Question: When Doctrine Is No Longer Relevant

Two anonymous questions:

– I am blessed by your blog and willingness to be real about your thoughts and feelings. Any insight on why the teen years of our Messiah aren’t discussed in the New Testament? Most common answer I hear is, “Apparently the Holy Spirit didn’t ordain it necessary to the big picture of his ministry and mission.” Thanks.

– Hello, one of these questions came up at a retreat in our small group, and none of us knew the answer. So wondering if you could help out a bit? Did Jesus have a sinful nature or was he tempted less severely then us? (Matthew 4:1-11). For instance, when Satan offered him the world, was it an easy or hard choice? Did he find it as appealing as we would or did he know that the Kingdom of God was much better so it really wasn’t that hard of a decision? Thanks!


I have to say first: I very much appreciate the tone of these questions and their genuine curiosity.  There are WAY too many people who play dumb about doctrine but are actually baiting me into a troll-debate with no interest in actual discussion. 

This, dear friends, is how you ask questions about theology.

I’m totally going to answer your questions, but I just want to counter-ask as graciously as possible:

Where are these questions leading us? 

If God Himself answered them, what would it do for you? 

Would a greater intellect make us greater Christians? 

Can we disagree on these matters and still serve together in peace?

Please hear me that I’m not accusing you of any wrong motives at all.  But I know how much head-knowledge can hurt us (knowledge puffs up, says Paul) — and it almost always leads to losing sight of the mission, namely loving people.  I was one of those intellectual seminary goons that ended up caring too much about textbooks instead of THE book (Jesus Juke!) and I became intolerable.

That’s how Christians end up emphasizing politics, doctrinal camps, church programs, denominations, and celebrity pastors more than Jesus.  It’s how Satan gets to dividing hearts and the body.


I am NOT saying we should neglect intellect: but I’m actually pushing it to the furthest extreme.  I’m saying we should be such fearless thinkers and so ridiculously nuanced that our doctrine sets us on fire.  Jesus tells us to be as cunning as snakes and as innocent as doves: and often we are too much of one or not enough of either.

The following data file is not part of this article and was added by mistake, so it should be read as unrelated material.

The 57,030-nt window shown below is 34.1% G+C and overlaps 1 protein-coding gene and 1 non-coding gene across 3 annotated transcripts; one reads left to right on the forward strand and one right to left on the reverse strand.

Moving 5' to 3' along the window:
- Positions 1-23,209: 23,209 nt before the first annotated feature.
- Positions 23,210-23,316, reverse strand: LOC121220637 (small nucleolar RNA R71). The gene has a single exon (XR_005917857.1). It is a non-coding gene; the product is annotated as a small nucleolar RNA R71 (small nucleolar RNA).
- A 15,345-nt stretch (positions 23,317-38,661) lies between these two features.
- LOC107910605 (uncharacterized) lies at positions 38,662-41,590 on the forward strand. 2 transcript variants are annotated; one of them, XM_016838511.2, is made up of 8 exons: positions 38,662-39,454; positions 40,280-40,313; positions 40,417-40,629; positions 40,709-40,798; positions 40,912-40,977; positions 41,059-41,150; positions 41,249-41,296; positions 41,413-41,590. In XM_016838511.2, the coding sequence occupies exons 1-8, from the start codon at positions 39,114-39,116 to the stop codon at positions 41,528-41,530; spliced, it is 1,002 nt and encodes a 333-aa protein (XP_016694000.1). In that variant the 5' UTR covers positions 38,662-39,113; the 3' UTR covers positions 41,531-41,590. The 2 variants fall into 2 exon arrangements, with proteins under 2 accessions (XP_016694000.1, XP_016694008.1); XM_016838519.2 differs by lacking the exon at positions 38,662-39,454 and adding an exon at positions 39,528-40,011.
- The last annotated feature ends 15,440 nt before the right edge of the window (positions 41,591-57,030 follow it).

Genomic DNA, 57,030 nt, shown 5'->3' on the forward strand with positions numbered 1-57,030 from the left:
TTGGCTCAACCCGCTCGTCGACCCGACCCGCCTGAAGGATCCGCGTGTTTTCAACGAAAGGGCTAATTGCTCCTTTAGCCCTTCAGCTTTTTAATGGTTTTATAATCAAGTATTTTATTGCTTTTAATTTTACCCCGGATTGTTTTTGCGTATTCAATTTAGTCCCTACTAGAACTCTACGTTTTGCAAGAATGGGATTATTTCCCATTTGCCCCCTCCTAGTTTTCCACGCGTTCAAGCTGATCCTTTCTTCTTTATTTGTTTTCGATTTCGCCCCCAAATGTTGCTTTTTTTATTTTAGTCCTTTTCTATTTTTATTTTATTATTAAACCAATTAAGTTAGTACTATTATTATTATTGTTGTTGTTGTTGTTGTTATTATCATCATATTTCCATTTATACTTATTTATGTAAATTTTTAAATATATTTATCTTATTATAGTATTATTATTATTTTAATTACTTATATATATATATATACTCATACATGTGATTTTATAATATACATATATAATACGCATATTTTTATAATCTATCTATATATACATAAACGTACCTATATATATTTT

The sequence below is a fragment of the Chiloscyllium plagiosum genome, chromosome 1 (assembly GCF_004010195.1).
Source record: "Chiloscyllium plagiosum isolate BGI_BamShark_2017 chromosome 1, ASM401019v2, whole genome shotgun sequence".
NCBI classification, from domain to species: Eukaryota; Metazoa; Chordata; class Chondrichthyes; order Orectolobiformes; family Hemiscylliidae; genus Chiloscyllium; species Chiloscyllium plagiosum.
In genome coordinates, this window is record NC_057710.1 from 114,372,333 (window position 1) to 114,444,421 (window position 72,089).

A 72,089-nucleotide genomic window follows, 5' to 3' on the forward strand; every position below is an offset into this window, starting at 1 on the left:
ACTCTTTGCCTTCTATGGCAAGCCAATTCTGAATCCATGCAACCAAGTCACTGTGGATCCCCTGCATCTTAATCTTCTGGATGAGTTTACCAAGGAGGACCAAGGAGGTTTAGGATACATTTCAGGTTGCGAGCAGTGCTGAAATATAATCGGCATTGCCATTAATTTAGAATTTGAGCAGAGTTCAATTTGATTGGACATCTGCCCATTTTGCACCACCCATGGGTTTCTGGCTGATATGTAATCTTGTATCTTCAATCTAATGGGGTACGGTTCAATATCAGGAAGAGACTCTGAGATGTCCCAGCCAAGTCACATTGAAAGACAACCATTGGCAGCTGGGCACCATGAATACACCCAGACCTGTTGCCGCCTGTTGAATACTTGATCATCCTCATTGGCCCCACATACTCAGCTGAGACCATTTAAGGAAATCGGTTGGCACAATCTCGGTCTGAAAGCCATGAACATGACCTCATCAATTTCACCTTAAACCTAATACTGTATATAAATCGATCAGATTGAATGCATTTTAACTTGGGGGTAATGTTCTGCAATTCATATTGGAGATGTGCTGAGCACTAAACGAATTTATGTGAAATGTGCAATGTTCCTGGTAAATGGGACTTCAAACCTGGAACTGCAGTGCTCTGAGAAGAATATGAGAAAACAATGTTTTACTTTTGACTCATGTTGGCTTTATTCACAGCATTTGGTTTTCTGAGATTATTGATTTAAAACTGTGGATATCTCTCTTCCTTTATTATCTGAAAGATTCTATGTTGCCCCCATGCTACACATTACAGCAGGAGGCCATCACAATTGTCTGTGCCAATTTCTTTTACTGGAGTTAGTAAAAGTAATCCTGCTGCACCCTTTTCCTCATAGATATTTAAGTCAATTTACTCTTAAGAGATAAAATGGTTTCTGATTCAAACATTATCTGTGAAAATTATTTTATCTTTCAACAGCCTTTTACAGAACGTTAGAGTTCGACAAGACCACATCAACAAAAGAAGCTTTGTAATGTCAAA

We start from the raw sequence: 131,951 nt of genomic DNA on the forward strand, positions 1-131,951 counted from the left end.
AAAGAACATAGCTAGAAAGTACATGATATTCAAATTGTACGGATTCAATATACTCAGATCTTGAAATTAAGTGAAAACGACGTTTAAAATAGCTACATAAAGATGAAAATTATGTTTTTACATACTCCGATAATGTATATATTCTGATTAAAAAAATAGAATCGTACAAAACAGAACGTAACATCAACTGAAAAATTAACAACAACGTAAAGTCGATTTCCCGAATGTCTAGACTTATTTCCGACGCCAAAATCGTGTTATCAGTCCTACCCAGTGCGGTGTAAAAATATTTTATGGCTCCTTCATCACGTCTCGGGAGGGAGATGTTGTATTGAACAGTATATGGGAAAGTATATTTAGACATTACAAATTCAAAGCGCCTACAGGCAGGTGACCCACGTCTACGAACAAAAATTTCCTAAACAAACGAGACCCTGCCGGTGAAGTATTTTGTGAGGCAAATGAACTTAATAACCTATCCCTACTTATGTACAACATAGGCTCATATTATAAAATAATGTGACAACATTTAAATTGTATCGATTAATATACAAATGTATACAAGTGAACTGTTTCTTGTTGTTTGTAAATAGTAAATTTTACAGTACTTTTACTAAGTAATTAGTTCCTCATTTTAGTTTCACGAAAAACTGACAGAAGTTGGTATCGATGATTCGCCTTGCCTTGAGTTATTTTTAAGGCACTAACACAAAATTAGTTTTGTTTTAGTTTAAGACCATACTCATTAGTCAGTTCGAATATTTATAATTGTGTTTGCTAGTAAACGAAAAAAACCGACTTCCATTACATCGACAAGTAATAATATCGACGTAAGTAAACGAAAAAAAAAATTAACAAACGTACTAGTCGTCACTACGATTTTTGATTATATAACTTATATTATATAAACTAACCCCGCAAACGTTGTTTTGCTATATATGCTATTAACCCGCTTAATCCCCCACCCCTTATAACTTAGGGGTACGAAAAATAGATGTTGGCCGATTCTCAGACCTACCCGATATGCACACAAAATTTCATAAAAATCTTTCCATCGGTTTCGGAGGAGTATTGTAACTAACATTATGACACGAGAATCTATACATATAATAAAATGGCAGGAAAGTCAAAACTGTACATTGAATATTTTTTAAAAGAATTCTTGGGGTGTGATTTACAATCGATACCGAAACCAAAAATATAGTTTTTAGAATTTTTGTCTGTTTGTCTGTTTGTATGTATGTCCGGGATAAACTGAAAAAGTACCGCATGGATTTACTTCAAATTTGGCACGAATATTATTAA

I meet college students and young adults who are diligently exploring their faith that end up spiraling down this academic route on facts, and it completely destroys them.  Yes, of course we should know sound doctrine: but not at the expense of God’s love and the people He has made. 

These young fiery Christians end up becoming black belts in exegesis and get very demanding about “expositionally sound sermons” — which just so you know, is mocked by the Reformed poster boys Driscoll and Chandler.  They think it’s sad, too.

So let’s keep perspective about where our doctrine leads us.  If our theology does not compel us to love God or love people, it’s not a theology worth having. 


To answer Question #1 — The gospel writer Luke actually covers an incident of Jesus at about twelve years old, but Luke felt this was enough to cover Jesus’ childhood.  I love how it ends too: that Mary treasured all these things in her heart. 

That’s where this story is supposed to lead us: to a profound awe over Jesus’ short spectacular life.  You’ll see some bestsellers titled like “The Lost Years of Jesus,” but you know, they’re out to capitalize on people like us who will spend money on them — and Jesus did have a special anger for those who turned his Father’s house into a den of thieves. 

A lot of things are left to our imagination in the Bible, probably because God knew we would get hung up on tiny little details and interpret them in farfetched ways.  Like when Paul talks about his thorn in 2 Corinthians 12 — he doesn’t say exactly what the thorn is, which is awesome because we can fill in the details about our own thorn.